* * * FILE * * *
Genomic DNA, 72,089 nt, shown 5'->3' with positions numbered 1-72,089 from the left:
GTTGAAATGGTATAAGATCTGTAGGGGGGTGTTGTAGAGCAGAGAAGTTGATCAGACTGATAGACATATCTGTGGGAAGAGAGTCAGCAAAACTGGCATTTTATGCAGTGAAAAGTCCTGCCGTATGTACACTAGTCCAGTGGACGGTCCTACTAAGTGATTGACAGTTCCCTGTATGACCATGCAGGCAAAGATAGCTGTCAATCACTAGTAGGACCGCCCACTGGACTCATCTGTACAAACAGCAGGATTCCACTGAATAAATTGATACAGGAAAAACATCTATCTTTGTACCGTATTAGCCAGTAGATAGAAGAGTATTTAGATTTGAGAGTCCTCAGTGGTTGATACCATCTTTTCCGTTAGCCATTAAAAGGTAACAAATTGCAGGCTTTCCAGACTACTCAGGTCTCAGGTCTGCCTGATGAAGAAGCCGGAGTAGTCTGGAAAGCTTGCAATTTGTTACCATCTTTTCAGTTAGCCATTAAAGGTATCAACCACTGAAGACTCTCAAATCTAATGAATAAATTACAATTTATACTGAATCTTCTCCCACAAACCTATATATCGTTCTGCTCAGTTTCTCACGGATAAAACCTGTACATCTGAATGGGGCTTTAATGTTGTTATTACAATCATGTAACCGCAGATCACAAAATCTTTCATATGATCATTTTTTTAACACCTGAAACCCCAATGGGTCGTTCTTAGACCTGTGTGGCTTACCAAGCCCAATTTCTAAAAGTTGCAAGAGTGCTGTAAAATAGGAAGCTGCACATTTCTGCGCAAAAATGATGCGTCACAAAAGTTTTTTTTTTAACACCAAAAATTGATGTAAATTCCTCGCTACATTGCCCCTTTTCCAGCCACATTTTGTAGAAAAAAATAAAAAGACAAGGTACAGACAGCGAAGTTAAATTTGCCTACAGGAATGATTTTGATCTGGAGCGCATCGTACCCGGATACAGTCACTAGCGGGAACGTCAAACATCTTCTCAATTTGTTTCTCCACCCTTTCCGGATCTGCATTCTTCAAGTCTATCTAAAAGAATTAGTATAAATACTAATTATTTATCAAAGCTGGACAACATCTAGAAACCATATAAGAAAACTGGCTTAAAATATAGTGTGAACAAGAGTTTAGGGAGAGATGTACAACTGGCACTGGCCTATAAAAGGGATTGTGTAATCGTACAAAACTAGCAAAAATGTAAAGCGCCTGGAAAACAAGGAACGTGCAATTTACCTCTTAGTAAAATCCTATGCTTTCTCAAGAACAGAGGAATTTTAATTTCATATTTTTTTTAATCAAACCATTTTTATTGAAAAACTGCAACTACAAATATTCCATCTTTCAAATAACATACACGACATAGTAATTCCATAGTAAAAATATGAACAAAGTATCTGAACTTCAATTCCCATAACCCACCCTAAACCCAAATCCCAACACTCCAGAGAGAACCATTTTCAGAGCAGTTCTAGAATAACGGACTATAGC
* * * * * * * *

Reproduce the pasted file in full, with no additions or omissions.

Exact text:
Genomic DNA, 72,089 nt, shown 5'->3' with positions numbered 1-72,089 from the left:
GTTGAAATGGTATAAGATCTGTAGGGGGGTGTTGTAGAGCAGAGAAGTTGATCAGACTGATAGACATATCTGTGGGAAGAGAGTCAGCAAAACTGGCATTTTATGCAGTGAAAAGTCCTGCCGTATGTACACTAGTCCAGTGGACGGTCCTACTAAGTGATTGACAGTTCCCTGTATGACCATGCAGGCAAAGATAGCTGTCAATCACTAGTAGGACCGCCCACTGGACTCATCTGTACAAACAGCAGGATTCCACTGAATAAATTGATACAGGAAAAACATCTATCTTTGTACCGTATTAGCCAGTAGATAGAAGAGTATTTAGATTTGAGAGTCCTCAGTGGTTGATACCATCTTTTCCGTTAGCCATTAAAAGGTAACAAATTGCAGGCTTTCCAGACTACTCAGGTCTCAGGTCTGCCTGATGAAGAAGCCGGAGTAGTCTGGAAAGCTTGCAATTTGTTACCATCTTTTCAGTTAGCCATTAAAGGTATCAACCACTGAAGACTCTCAAATCTAATGAATAAATTACAATTTATACTGAATCTTCTCCCACAAACCTATATATCGTTCTGCTCAGTTTCTCACGGATAAAACCTGTACATCTGAATGGGGCTTTAATGTTGTTATTACAATCATGTAACCGCAGATCACAAAATCTTTCATATGATCATTTTTTTAACACCTGAAACCCCAATGGGTCGTTCTTAGACCTGTGTGGCTTACCAAGCCCAATTTCTAAAAGTTGCAAGAGTGCTGTAAAATAGGAAGCTGCACATTTCTGCGCAAAAATGATGCGTCACAAAAGTTTTTTTTTTAACACCAAAAATTGATGTAAATTCCTCGCTACATTGCCCCTTTTCCAGCCACATTTTGTAGAAAAAAATAAAAAGACAAGGTACAGACAGCGAAGTTAAATTTGCCTACAGGAATGATTTTGATCTGGAGCGCATCGTACCCGGATACAGTCACTAGCGGGAACGTCAAACATCTTCTCAATTTGTTTCTCCACCCTTTCCGGATCTGCATTCTTCAAGTCTATCTAAAAGAATTAGTATAAATACTAATTATTTATCAAAGCTGGACAACATCTAGAAACCATATAAGAAAACTGGCTTAAAATATAGTGTGAACAAGAGTTTAGGGAGAGATGTACAACTGGCACTGGCCTATAAAAGGGATTGTGTAATCGTACAAAACTAGCAAAAATGTAAAGCGCCTGGAAAACAAGGAACGTGCAATTTACCTCTTAGTAAAATCCTATGCTTTCTCAAGAACAGAGGAATTTTAATTTCATATTTTTTTTAATCAAACCATTTTTATTGAAAAACTGCAACTACAAATATTCCATCTTTCAAATAACATACACGACATAGTAATTCCATAGTAAAAATATGAACAAAGTATCTGAACTTCAATTCCCATAACCCACCCTAAACCCAAATCCCAACACTCCAGAGAGAACCATTTTCAGAGCAGTTCTAGAATAACGGACTATAGC